BANFF – The Town of Banff looks set to ban pet rabbits in the national park community.
Banff’s current animal services bylaw limits the number of domestic rabbits per home to four, but Town administration suggested the bylaw spell out that bunnies be allowed inside only so as not to attract hungry wildlife into neighbourhoods.
Councillor Ted Christensen, however, said there should be an outright prohibition on pet rabbits in the national park townsite, noting the transient nature of the tourist town’s population could heighten the risk of pet rabbits being let loose.
“I support pets for children … but I think we need to send a strong message that rabbits are not considered a pet for Banff because of the blatant example in Canmore,” he said during the governance and finance committee meeting on Monday (Sept. 8).
“I expect we would get support from Parks Canada on the bigger picture on this too.”
On a 4-2 vote, the governance and finance committee included a section banning pet rabbits in the proposed amended animal services bylaw, which will be back to council for first reading at a future meeting.
In neighbouring Canmore, about 25 kilometres east of the Banff townsite, the feral rabbit problem began when a dozen or more domesticated rabbits were released in town in the 1980s.
The Town of Canmore hired a contractor in 2012 to live trap and humanely euthanize rabbits every year. So far, the municipality has spent $482,517. The total number of rabbits captured during this time is 1,662, at a cost of $290 per rabbit.
When the trapping program started, the rabbit population was estimated to be about 2,000, and although there is no estimate now, short gestation periods and large litters can mean a rabbit population can bump from two to 70 within one year.
In Banff, there have been about 20 feral rabbits captured over the past five years. Many were relocated through the Earth Animal Rescue Society (EARS), with rabbits going to various sanctuaries in Calgary, near Cochrane and in Victoria, B.C..
“Over the past five years, we’ve captured almost 20 that were in the wild,” said Tony Clark, the Town of Banff’s manager of municipal enforcement.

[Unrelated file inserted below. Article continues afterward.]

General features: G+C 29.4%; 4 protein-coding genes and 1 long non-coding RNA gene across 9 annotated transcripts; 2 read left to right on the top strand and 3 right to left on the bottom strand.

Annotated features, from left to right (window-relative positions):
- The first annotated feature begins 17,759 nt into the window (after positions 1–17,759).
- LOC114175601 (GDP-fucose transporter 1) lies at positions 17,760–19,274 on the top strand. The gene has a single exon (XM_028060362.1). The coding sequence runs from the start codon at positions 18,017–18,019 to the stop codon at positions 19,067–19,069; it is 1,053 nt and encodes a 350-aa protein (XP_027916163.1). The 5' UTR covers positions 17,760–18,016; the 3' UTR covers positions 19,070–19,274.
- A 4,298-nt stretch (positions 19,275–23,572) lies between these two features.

“They had no connection to any home in town; I don’t know how they got here.”
The Bow Valley human-wildlife coexistence task force recommended removal of feral rabbits in Canmore to keep predators such as cougars and wolves out of town.
In addition to being a wildlife attractant, feral rabbits also cause extensive damage to public and private property, and leave behind a significant amount of feces.
“The human-wildlife coexistence Bow Valley report specifically notes that domestic pets such as rabbits can be wildlife attractants when kept outdoors,” said Clark.
Coun. Peter Poole also supported a ban on pet rabbits, noting the feral rabbit situation in Victoria, B.C. as well as in neighbouring Canmore could be well imagined here.
“The sensational news coverage in Victoria about slaughtering rabbits was just devastating for the city and extremely expensive for them to manage – one or two rabbits costs hundreds of thousands of dollars of taxpayers’ money,” he said.
“If we have that problem here given the national park setting, it’s going to be a real embarrassment for us, and I think we ought to follow the conservative approach.”
Coun. Brian Standish, who ended up supporting Coun. Christensen’s motion, initially suggested it be a requirement that rabbit owners licence their pets.
“At least we know who has them and where they are,” he said.
Mayor Karen Sorensen, who co-chaired the Bow Valley human-wildlife coexistence committee, said she could not support the move to ban rabbits right now, although she understands the intent.
“Maybe if there’s only one rabbit in the home, there’s less likelihood of a problem than if there’s four rabbits,” she said.
“The thing we have to look at is it hasn’t been a problem in our town, but I also understand how quickly it can become a problem.”
Coun. Corrie DiManno didn’t believe she had enough information at this point to support a move towards banning pet rabbits.
“I also just don’t understand if this is an issue now,” she said.
“I guess I can look at Canmore to see how it could potentially become one, but I’m just looking for a little bit of guidance.”
In addition, the animal services current bylaw has no restrictions on the number of dogs and cats allowed.
However, a new proposal would limit the number to no more than four dogs or four cats per home. This would not apply to puppies and kittens under the age of three months.
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